A new tour at Natural Bridge Caverns takes visitors up rocky inclines and across slippery ledges into portions of the cave never before seen by the public.
The St. Mary’s Adventure Tour diverges from the paved pathway in the main halls of the cave and into wilder sections of the underground network. Participants wear helmets, gloves, headlamps, and harnesses, and clip onto safety ropes as they navigate tricky stretches.
“There’s lots to see back there,” says tour guide Ethan Fagan, who along with team leader John Young helped design the new tour at the cave north of San Antonio.
“When you’re a kid, you look through National Geographic and see pictures of cavers wearing harnesses and gear,” Young adds. “One of the reasons I designed this was to give people the opportunity to get a harness on and have that same experience.”
Four students from St. Mary’s University in San Antonio first discovered the Natural Bridge Caverns—named for a 60-foot natural limestone bridge that spans the cavern’s entrance—in 1960. Explorers have surveyed 3.65 miles of the subterranean network, which reaches 304 feet deep at Popcorn Pit, its deepest known point. They’re still exploring, too. The cave’s owners say they hope the new experience will inspire visitors to advocate for and protect delicate cave environments.
The St. Mary’s route takes visitors past tall, baseball-bat sized columns called broomsticks, beneath ceilings of delicate, dripping “straws,” and near formations that look like fried eggs, drapes, wings, and, in one spot, a cup of crème brulee perched atop a pedestal. In one area, thin blades of calcite create a honeycombed pattern of boxes that cling to a wall, and in another, mineral deposits form what look like wide, slick ribbons. “The formations are absolutely incredible,” Young says.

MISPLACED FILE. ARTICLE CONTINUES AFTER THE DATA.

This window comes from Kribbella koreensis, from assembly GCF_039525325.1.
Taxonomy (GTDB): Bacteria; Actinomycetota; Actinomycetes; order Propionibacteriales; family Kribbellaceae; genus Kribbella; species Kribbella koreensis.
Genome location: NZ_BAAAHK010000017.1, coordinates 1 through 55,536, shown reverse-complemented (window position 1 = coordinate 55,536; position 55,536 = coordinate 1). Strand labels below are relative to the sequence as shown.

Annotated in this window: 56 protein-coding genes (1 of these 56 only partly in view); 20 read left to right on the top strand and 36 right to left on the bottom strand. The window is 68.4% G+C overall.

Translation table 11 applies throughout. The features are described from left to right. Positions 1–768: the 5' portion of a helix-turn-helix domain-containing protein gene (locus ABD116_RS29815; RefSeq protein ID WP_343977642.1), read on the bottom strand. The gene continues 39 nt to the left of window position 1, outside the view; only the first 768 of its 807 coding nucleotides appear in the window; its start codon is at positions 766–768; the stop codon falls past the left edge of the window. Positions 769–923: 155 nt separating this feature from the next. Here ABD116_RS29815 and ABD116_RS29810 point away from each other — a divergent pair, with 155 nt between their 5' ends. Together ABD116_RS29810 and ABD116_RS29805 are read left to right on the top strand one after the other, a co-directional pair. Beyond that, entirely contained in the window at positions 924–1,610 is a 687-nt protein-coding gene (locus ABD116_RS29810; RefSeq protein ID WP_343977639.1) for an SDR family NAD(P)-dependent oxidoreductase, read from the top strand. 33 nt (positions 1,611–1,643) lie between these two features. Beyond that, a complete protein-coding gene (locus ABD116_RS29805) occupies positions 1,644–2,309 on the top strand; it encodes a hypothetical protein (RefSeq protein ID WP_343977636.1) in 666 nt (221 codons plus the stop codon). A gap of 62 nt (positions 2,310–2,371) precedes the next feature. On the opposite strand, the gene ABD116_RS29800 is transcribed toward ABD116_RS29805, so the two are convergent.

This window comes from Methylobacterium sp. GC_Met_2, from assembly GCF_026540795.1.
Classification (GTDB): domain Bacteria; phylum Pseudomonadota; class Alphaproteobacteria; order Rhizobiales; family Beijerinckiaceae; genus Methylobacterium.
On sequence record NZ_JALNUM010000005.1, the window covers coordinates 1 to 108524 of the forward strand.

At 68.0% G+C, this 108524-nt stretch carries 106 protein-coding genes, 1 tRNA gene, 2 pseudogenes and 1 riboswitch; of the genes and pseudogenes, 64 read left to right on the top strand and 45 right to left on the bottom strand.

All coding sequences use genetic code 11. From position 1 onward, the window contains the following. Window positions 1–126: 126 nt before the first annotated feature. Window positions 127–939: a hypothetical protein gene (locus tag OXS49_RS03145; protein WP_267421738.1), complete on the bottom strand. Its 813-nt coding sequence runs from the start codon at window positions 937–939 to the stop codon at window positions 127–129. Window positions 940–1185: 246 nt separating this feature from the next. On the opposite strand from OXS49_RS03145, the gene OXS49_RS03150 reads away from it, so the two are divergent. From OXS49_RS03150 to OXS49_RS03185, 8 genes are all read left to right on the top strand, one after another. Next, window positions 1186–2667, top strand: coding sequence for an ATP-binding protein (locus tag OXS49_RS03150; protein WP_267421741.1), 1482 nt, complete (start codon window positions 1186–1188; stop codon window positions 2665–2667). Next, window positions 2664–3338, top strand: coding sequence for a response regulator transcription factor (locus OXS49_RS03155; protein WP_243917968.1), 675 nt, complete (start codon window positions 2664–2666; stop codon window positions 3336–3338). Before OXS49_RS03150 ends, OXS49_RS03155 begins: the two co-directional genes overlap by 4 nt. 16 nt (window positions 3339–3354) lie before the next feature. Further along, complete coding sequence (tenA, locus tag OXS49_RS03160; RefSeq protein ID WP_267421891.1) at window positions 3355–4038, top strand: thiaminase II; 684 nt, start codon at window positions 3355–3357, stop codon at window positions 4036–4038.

It’s wet inside the cave, and anyone who takes the tour should be prepared to submerge their boots in pools of water. (Don’t worry, showers are available at the end.)
The addition of the St. Mary’s Adventure Tour means Natural Bridge Caverns now offers two off-the-beaten-passageway tours. The original, called the Discovery Adventure Tour, lasts four hours and involves squeezing through tight crawl spaces, tromping through mud, and stooping and squatting to get around obstacles. The new tour involves less crawling and more climbing and technical ropes work. Neither requires previous caving experience.
Before descending into the cave, participants in the St. Mary’s Adventure Tour practice clipping the carabiners attached to their harnesses to safety ropes. Once inside the cave, they use those skills to make two steep climbs and scooch their way around the Fairy Pit, a 30-foot hole that looks less like fairy’s home and more like someplace the Creature of the Black Lagoon might hang out.
Wildlife sightings in the tour may include bats and various insects, including spiders and crickets that make their home in the dark, damp recesses of the cavern. At one point, the guides will flip off their lights, cloaking the cave in utter blackness. “This is like going to church for me,” Young says.
The St. Mary’s Adventure Tour costs $129.99 and is offered twice daily. Group size is limited to six guests. No experience is needed, but participants should be in good physical fitness. Natural Bridge Caverns is at 26495 Natural Bridge Caverns Road in San Antonio. Call 210-651-6101.